3.Seismic reinforcement technology for earth retaining walls in narrow locations

  • A technique has been developed to adapt natural ground seismic reinforcement measures to steeper and narrower locations
  • Confirmation was obtained that the present reinforcement method doubles seismic resistance
  • A design manual was produced containing all the methods for selecting which kind of seismic reinforcement measure to apply to earth retaining walls

There are over 200 000 earth retaining walls across Japan that were built according to the standard design used by the former national railways. The preponderant seismic reinforcement measure to prevent collapse during large earthquakes, involves pouring natural ground reinforcement material on near-horizontal planes to increase the safety of the earth retaining walls. However, in cities in particular, the crown of the retaining wall is often close to buildings. Given the lack of space, it is difficult to pour reinforcement material along the full length required, which means that even in places which desperately need seismic reinforcement, it is impossible to apply existing remedies.
As such a new technique was developed (Fig.1) using smaller sized equipment suited to narrower locations and capable of pouring reinforcement material at steeper angles and along the full required length. Results from tests on a 1/10 scale model showed that a wall without this seismic reinforcement collapsed under vibrations at 400 gal, whereas as the wall which had been reinforced using this technique resisted to 800 gal vibrations, with horizontal displacement stopping at 4%. These results demonstrate that the new technique offers greater seismic resistance than existing methods, and confirm that seismic resistance is doubled when the method is applied. In addition to proposing a design method taking into account the flexural resistance of reinforcement material poured on steep gradients, a design manual was produced containing all the methods for selecting which kind of seismic reinforcement measure to apply to earth retaining walls.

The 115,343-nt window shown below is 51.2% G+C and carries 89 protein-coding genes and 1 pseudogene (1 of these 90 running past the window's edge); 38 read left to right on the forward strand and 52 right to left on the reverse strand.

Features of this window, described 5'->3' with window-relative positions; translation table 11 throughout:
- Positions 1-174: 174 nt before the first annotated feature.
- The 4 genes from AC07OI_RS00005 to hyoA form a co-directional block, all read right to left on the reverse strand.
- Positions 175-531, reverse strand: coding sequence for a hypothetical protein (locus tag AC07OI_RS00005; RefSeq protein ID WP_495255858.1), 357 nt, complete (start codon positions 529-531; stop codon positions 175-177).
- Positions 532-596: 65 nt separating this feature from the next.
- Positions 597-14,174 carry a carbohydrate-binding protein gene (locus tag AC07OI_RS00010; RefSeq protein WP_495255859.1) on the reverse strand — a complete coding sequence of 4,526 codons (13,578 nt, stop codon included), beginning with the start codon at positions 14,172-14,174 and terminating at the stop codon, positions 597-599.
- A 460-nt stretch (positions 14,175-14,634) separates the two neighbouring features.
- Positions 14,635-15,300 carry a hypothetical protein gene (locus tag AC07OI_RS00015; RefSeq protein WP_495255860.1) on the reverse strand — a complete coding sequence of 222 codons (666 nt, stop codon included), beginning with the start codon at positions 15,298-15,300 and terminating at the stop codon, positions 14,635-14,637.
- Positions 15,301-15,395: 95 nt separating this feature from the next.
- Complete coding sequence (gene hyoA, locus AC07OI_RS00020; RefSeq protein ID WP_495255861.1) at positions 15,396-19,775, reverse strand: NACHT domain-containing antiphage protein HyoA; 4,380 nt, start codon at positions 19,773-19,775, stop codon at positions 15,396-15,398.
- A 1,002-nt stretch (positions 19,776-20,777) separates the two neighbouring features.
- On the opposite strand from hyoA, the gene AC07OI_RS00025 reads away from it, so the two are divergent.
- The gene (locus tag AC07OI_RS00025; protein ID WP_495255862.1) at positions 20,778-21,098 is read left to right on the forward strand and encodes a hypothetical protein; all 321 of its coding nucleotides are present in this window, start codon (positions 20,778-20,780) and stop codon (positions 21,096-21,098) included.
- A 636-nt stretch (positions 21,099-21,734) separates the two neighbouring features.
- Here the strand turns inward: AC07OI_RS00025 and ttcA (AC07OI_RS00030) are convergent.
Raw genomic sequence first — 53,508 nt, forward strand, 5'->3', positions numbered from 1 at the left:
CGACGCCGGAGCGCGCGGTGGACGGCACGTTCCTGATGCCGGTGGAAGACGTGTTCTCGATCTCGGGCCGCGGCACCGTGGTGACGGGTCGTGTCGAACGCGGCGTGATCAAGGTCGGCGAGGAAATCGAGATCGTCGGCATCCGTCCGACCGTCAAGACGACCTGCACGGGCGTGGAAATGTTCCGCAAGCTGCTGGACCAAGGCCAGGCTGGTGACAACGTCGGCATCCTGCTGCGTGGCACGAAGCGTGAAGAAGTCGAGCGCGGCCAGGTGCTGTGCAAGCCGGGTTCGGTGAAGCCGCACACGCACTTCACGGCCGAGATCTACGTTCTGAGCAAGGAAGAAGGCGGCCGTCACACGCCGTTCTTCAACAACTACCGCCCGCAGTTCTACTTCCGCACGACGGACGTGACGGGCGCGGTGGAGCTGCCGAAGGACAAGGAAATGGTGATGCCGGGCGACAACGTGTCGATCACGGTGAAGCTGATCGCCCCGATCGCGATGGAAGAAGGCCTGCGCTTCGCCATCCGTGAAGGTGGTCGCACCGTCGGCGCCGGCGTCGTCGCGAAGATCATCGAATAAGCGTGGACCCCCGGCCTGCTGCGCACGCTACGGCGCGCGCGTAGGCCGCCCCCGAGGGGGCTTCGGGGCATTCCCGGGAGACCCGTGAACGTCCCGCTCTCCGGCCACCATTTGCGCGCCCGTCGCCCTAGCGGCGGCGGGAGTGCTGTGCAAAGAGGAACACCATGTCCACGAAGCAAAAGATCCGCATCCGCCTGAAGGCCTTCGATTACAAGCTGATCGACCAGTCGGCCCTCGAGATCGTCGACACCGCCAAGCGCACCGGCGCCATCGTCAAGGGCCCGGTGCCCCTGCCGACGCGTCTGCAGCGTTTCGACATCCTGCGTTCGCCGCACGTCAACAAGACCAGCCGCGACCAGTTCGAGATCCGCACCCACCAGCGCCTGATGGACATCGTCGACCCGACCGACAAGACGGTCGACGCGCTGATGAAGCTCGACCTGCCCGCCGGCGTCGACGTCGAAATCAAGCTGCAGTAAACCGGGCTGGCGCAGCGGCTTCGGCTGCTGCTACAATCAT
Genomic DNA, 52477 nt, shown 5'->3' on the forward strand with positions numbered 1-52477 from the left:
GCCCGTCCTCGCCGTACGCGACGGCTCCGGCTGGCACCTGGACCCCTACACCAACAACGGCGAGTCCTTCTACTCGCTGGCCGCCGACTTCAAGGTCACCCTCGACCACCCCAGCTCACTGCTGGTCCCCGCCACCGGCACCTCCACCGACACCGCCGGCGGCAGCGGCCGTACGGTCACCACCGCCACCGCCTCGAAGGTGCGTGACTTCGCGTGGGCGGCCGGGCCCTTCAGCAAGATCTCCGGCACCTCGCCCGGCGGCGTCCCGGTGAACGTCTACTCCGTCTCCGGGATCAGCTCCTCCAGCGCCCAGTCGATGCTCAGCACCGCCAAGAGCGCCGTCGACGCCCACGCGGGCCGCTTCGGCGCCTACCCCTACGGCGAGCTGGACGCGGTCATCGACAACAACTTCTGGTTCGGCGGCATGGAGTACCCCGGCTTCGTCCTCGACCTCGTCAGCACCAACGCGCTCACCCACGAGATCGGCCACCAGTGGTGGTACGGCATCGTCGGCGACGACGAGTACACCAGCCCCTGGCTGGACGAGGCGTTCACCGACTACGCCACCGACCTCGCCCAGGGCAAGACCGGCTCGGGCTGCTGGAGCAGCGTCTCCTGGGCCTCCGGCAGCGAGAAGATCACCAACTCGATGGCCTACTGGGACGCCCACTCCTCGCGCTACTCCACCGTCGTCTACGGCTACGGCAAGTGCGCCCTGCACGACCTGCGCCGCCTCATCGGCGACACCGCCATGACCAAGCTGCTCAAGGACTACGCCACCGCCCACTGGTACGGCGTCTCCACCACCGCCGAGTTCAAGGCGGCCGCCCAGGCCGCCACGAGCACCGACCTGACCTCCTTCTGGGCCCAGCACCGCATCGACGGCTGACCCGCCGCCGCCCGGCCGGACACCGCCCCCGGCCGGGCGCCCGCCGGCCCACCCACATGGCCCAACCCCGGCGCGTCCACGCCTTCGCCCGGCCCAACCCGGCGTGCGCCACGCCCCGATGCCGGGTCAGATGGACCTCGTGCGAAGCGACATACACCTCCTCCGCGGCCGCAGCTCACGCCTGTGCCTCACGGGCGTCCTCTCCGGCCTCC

Fig.1 Comparison of existing methods and the new technique
Fig.2 Comparison of residual horizontal displacement after each vibration excitation test.
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